3 g & 4g radio propagation

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3 g & 4g radio propagation

  1. 1. Group Members: Presented by:  M. Jawad Khan BTE01093001  Samiullah BTE01093017  Hafiz M. Yasin BTE01093018
  2. 2. 3G vs 4G
  3. 3. What to learn…?  Overview of 1G  Overview of 2G  What is 3G ?  Why 3G technology ?  Difference & comparison between 1G, 2G, 3G.  Why 3G technology ?  Effects of 3G technology ?
  4. 4. What to learn (contd…?  Benefits of 3G ?  Issue hampering 3G ?  What is 4G ?  What's New in 4G?  Features of 4G Networks ?
  5. 5. Overview of 1G…?  1st generation of wireless telecom  Introduced in the 1980  Provide only analog services  Based on AMPS (Advanced mobile phone service)
  6. 6. Overview of 2G  2nd generation of wireless telecom  Launched in 1991  Provides Digital services for voice Quality  2G introduced data services for mobile  starting with SMS text messages  Based on TDMA (time division multiplexing access)
  7. 7. What is 3G ?  3rd generation of wireless telecom  Mostly used with mobiles and handsets  Faster communication services which includes Voice Fax Internet
  8. 8. Difference 1G, 2G & 3G
  9. 9. Why 3G technology ?  Higher bandwidth enables a range of new applications.  For the consumer Video streaming, TV broadcast Video calls, video clips – news, music, sports Enhanced gaming, chat, location services.  For business High speed teleworking / VPN access Video conferencing Real-time financial information
  10. 10. Effect of 3G technology  Mobile Internet connectivity  Mobile email  Mobile Interview  Multimedia services, such as digital photos taken by and shared via wireless handsets  Wireless application downloading  Real-time multiplayer gaming  Enhanced emergency and location-based services
  11. 11. Benefits of 3G  Higher call volumes and support for multimedia data applications, such as video and photography.  Faster data transfer rates  Free or cheap calls worldwide  Capability to determine geographic position of mobiles and report it  Worthwhile for users that need connectivity on the move
  12. 12. Issues hampering its growth  High spectrum licensing fees for the 3G services  Huge capital required to build infrastructure for 3G services  Health impact because of electromagnetic waves  Prices are very high for 3G mobile services  Will 2G users switch to 3G services?  Takes time to catch up as the service is new.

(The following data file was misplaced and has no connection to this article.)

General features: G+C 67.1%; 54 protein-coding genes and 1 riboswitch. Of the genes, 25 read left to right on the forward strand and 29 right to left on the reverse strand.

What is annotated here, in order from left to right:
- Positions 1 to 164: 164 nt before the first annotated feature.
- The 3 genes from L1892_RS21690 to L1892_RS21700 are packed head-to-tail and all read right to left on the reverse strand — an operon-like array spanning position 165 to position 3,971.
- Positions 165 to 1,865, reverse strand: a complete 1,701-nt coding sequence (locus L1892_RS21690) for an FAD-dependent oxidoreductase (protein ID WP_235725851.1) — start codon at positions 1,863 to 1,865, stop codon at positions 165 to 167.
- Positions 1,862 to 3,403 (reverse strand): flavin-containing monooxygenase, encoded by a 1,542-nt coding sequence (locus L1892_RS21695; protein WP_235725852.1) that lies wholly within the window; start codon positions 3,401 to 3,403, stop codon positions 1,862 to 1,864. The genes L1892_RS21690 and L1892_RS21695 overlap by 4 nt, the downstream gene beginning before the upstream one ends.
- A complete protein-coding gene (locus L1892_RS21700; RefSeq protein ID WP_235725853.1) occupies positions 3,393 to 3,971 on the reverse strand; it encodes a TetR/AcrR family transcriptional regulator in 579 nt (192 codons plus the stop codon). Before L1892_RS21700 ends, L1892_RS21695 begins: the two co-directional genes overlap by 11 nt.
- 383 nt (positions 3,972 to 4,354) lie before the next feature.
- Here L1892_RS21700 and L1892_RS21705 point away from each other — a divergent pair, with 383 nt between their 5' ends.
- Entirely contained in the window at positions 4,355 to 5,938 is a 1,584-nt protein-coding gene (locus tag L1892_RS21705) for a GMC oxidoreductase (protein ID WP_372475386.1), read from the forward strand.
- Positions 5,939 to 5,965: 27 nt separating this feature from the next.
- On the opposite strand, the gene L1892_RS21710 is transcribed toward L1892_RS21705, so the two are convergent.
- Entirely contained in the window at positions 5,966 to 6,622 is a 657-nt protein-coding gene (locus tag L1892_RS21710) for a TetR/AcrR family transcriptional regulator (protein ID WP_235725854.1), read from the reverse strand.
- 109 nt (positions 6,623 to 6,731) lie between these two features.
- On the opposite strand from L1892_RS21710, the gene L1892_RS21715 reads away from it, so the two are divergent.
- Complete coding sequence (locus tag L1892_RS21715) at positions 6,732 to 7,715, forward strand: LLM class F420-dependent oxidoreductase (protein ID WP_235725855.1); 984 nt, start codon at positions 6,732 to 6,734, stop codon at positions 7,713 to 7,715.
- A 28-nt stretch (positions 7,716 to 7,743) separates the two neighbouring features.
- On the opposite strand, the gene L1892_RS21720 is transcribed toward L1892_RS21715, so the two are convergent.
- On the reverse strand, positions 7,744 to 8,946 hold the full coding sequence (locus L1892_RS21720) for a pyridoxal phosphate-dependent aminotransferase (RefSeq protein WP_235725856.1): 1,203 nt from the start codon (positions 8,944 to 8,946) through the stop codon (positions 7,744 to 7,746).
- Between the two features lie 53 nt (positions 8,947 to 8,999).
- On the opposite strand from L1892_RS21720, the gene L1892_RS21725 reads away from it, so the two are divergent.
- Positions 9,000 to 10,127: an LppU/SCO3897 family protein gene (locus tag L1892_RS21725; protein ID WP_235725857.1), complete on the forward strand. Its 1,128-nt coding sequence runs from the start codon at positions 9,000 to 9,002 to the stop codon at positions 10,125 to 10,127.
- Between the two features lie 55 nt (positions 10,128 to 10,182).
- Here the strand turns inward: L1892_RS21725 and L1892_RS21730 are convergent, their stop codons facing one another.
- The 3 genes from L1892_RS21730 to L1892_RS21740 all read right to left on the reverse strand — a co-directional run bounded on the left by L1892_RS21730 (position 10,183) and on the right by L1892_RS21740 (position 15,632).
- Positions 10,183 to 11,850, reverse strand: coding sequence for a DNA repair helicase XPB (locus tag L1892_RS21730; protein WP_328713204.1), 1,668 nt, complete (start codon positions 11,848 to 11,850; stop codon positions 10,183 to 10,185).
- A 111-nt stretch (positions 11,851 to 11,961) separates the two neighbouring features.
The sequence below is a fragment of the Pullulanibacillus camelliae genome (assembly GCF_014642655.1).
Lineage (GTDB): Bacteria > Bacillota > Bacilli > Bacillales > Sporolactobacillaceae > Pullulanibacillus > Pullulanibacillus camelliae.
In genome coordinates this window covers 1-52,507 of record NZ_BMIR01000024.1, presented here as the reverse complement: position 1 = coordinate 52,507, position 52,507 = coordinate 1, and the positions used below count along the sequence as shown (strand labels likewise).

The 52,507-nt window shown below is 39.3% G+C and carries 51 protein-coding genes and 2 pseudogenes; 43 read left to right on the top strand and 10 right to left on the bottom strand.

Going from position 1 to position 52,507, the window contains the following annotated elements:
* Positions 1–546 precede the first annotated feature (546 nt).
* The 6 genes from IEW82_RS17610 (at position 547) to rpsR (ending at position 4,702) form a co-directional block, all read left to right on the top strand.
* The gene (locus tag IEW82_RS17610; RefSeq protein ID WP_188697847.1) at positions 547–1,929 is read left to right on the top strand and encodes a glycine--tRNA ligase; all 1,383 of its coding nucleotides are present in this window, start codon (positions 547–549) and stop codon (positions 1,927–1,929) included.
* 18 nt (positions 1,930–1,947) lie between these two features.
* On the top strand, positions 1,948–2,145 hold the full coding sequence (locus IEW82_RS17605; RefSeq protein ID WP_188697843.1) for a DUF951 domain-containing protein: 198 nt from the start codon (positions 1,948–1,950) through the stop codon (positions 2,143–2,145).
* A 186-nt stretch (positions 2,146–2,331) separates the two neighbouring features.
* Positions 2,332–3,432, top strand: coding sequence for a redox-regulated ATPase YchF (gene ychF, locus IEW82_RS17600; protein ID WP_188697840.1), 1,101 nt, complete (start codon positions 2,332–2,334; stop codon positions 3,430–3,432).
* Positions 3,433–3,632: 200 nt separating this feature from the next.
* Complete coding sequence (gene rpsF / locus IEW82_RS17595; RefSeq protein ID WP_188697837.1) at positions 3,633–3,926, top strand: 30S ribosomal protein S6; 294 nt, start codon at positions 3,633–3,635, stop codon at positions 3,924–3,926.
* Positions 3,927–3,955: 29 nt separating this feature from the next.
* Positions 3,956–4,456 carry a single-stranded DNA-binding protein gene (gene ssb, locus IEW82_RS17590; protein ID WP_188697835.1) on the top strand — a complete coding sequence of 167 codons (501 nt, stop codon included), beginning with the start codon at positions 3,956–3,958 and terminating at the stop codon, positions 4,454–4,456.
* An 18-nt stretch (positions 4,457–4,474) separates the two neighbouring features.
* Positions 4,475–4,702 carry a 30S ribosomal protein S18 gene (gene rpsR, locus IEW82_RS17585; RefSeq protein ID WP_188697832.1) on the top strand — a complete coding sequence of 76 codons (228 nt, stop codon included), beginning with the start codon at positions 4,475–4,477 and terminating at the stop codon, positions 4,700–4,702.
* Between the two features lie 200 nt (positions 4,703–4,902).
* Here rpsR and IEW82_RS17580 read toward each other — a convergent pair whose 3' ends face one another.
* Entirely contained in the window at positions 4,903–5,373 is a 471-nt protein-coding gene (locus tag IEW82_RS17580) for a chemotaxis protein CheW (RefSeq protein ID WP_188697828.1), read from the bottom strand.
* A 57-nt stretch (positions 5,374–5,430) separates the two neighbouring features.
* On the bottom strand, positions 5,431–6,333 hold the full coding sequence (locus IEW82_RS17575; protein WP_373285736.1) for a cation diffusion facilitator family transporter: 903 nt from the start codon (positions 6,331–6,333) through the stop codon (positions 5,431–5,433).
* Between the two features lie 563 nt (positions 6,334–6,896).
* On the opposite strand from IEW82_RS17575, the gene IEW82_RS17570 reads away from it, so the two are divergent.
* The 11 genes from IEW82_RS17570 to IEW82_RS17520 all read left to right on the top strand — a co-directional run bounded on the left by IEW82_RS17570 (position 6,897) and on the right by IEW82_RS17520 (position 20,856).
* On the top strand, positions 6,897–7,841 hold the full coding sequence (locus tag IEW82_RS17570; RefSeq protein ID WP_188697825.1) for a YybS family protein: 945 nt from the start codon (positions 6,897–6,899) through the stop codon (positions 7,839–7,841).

13. 13. What is 4G ?  A wireless access technology and is the successor of 3G.  Called "3G and Beyond".  Enables seamless roaming between technologies.  Plans on releasing the first commercial network in 2010.  NTT DoCoMo Company is testing 4G communication at 100 Mbps while moving, and 1 Gbps while stationary.
  14. 14. What's New in 4G ?  Entirely packet-switched networks.  All network elements are digital.  Higher bandwidths to provide multimedia services at lower cost (up to 100Mbps).  Tight network security.
  15. 15. Features of 4G Networks  4G networks are all-IP (Internet Protocol) based heterogeneous networks  This will allow users to:  Select any system at any time and any where  Use Multiple systems at the same time (e.g. GPS and WLANs and CDMA)  A wide range of applications using only one 4G integrated terminal
  16. 16. Features of 4G Networks (contd…)  Support interactive multimedia services: teleconferencing, wireless Internet, etc.  Wider bandwidths, higher bit rates.  Global mobility and service portability.  Low cost.  Scalability of mobile networks (>10 times the capacity of 3G).
  17. 17. Features of 4G Networks (contd…)
  18. 18. 4G features:
  19. 19. 4G Systems Challenges  To migrate current systems to 4G with the features mentioned previously, researchers are facing a number of challenges  These challenges are grouped into the following different aspects:  Accessing Different Networks:  Multimode Devices  Overlay Network  Terminal Mobility  Location Management  Handoff Management
  20. 20.  One of the most challenging problems facing deployment of 4G technology is how to access several and different mobile and wireless networks  There are two possible architectures  Multimode Devices  Overlay Network 4G Wireless Networks Challenges First Challenge:
  21. 21. First Challenge: Accessing Different Networks 1. Multimode Devices Architecture  A single physical terminal with multiple interfaces to access the different wireless networks
  22. 22. 1. Multimode Devices Architecture  Advantages:  Improve call completion  Expand coverage area  Reliable coverage in case of network, link or switch failure  Disadvantages:  Complexity in the hardware of the device  Handoff Mechanism: Performed by the user, device or network